As with everything Song for the Mute designs, it is the fabric that makes the clothes exceptional. They wanted the garments to feel lived in, so they worked with a mill to develop the canvas and trialled different washes and finishes before settling on something Tanaya describes as “kind of stone-washed” before it is dried in the sun. 

The design duo are a rarity in the Australian industry – they work closely on textile development with some of the oldest and most prestigious mills in Japan and Italy. One of these fabrics, which Tanaya describes as their longest development, is made using the needle punch technique – based on an old technique from Japan where thick loops of yarn are poked through fabric to create a rug-like effect. The struggle was to find a way to modernise it. They took inspiration from the technology of the Y2K era, such as motherboards and plastic cable links, to make a technical fabric with tiny strands of threads in colours that evoked the back of old computers. Texturally and visually it re-creates the clunkiness of that early digital moment before Silicon Valley made everything grey and sleek.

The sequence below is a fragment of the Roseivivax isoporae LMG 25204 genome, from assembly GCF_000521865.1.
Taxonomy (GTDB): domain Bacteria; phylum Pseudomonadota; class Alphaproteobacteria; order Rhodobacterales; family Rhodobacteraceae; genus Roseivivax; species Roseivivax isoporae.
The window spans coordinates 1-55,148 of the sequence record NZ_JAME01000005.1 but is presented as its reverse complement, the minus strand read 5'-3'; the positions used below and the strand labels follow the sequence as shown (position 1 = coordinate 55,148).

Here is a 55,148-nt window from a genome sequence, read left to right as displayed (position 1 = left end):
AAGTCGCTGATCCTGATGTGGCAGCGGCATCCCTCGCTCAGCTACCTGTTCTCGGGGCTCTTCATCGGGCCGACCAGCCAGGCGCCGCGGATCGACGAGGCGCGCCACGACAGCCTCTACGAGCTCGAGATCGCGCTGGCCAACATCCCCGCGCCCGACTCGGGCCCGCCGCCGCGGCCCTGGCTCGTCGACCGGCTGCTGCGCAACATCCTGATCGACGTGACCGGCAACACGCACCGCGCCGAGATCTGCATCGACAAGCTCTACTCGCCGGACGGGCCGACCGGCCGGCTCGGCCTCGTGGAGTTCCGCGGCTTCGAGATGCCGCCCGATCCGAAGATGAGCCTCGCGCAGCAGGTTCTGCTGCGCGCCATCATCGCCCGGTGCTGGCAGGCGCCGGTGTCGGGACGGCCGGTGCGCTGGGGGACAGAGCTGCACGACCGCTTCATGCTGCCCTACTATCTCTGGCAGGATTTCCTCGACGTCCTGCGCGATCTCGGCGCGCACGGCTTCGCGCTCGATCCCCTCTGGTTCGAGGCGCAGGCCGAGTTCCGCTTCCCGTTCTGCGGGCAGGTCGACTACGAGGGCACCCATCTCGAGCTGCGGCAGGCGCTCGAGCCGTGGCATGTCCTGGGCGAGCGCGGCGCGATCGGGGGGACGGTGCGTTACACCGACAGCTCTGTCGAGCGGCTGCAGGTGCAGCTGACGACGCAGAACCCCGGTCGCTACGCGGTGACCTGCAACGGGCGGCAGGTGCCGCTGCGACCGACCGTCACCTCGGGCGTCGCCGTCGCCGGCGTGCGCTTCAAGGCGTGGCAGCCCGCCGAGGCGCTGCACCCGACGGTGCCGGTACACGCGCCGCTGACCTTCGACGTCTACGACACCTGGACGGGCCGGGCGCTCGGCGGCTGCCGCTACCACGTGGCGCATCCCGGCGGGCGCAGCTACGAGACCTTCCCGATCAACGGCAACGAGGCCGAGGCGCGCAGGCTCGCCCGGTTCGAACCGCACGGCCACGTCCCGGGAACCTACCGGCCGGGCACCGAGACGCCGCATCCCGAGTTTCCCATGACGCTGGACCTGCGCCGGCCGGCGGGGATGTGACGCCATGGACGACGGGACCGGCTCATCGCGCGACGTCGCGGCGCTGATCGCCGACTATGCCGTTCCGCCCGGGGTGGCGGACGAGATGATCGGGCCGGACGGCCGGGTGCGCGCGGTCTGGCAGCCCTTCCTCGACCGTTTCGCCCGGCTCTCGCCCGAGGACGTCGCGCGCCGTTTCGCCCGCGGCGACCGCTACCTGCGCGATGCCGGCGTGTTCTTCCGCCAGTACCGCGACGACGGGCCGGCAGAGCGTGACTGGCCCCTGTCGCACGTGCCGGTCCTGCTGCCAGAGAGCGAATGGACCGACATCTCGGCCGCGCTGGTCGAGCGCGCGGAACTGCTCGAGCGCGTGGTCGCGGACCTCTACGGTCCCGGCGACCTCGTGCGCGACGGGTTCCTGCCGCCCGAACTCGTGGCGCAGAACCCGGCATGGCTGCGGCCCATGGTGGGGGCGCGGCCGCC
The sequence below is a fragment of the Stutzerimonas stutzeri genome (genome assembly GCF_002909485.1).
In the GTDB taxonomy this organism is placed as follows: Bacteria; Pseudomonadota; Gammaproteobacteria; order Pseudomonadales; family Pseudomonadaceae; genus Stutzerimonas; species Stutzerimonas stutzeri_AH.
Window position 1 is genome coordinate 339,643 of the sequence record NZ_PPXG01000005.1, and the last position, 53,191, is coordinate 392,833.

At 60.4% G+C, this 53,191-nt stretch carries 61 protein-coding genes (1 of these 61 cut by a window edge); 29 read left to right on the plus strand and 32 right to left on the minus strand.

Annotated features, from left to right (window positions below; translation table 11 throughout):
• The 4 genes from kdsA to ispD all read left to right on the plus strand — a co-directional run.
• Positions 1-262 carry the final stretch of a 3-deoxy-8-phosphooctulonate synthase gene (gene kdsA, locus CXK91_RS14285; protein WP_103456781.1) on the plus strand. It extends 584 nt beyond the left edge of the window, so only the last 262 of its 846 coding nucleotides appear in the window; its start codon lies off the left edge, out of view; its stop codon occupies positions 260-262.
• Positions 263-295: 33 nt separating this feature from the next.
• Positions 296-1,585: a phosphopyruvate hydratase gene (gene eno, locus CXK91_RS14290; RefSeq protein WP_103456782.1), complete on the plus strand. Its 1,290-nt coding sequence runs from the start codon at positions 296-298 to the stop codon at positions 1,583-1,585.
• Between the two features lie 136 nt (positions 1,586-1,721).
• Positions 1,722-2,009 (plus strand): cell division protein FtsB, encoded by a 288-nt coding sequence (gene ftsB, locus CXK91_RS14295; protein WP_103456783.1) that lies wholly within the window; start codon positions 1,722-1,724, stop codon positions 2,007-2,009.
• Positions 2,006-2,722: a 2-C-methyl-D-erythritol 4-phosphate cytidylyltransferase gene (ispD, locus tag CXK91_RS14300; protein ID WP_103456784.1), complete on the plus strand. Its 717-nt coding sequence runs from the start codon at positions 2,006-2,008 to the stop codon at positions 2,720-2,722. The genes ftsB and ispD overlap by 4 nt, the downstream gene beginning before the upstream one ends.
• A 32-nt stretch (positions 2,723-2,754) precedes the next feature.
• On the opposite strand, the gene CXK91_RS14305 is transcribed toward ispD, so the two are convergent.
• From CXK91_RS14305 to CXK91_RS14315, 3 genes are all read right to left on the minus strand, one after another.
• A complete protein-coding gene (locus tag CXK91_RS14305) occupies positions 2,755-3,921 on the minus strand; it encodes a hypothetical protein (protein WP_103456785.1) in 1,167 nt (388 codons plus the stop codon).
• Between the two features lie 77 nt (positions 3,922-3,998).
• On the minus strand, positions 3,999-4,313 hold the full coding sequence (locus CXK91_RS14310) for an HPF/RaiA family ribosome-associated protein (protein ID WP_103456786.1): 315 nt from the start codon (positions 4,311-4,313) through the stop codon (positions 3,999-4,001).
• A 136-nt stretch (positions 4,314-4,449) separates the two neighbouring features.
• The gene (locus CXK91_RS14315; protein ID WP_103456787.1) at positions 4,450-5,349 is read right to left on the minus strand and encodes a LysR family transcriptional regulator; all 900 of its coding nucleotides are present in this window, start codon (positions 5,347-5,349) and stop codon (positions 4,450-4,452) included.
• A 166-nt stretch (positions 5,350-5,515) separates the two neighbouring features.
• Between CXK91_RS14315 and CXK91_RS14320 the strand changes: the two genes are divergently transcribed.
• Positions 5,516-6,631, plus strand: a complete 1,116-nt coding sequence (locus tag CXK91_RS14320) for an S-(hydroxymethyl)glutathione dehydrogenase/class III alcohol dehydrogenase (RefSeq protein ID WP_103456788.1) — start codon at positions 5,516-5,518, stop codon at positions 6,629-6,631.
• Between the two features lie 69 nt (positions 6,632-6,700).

The fabric has been turned into a pair of narrow trousers, a matching shirt and square jacket with a zip up the front. The resulting outfit is all about proportions. The trousers are slightly cropped, the shirt and jacket are long but designed to layer so that each item is visible. 

This ability to balance old techniques with streetwear silhouettes has earned the duo a spot on the Hypebeast100 2022– a list of the world’s most accomplished creatives. Last year they collaborated with Adidas on a capsule collection that will be launched globally because it was so successful. 

The brand has a cult following in China, a lucrative and notoriously difficult market to crack. Two years ago, Tanaya was invited into a group on the Chinese instant messaging service WeChat dedicated to Song for the Mute. Two men in Sydney started the group, which now has more than 350 members. Tanaya describes them as acting like ambassadors, because they discovered the brand while they were studying in Australia and spread the word when they returned home. “They talk about the collection, they talk about the brand, they talk about what they like, what they don’t like. They sometimes share shipping costs,” he says. 

Both Ty and Tanaya have Chinese heritage – she was born in France, he in Indonesia – but there is something deeper that resonates with their fans. 

“It’s more than just clothing, it’s like an expression of who they are,” says Tanaya. Seven members of the group chat have Song for the Mute tattoos.